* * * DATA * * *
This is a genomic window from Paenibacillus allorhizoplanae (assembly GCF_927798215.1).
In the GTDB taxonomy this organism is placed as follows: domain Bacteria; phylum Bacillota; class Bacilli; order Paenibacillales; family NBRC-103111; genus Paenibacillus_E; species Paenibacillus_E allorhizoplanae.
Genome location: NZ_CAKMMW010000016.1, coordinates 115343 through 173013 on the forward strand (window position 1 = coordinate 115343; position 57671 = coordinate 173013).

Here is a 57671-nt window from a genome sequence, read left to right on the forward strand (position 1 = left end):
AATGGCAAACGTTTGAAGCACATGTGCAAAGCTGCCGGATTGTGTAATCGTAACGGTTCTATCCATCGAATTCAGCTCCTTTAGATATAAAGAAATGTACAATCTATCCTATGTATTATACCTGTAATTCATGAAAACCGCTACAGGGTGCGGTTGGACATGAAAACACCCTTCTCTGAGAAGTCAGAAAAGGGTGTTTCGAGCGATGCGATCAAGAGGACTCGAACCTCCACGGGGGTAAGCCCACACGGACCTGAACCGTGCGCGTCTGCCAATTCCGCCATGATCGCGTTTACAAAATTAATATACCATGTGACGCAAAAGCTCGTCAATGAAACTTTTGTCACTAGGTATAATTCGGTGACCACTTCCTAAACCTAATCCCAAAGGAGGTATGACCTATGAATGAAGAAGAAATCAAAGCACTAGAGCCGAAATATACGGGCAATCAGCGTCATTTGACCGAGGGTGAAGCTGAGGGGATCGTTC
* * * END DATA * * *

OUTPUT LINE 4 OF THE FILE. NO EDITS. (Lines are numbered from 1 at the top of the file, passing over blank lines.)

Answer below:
Here is a 57671-nt window from a genome sequence, read left to right on the forward strand (position 1 = left end):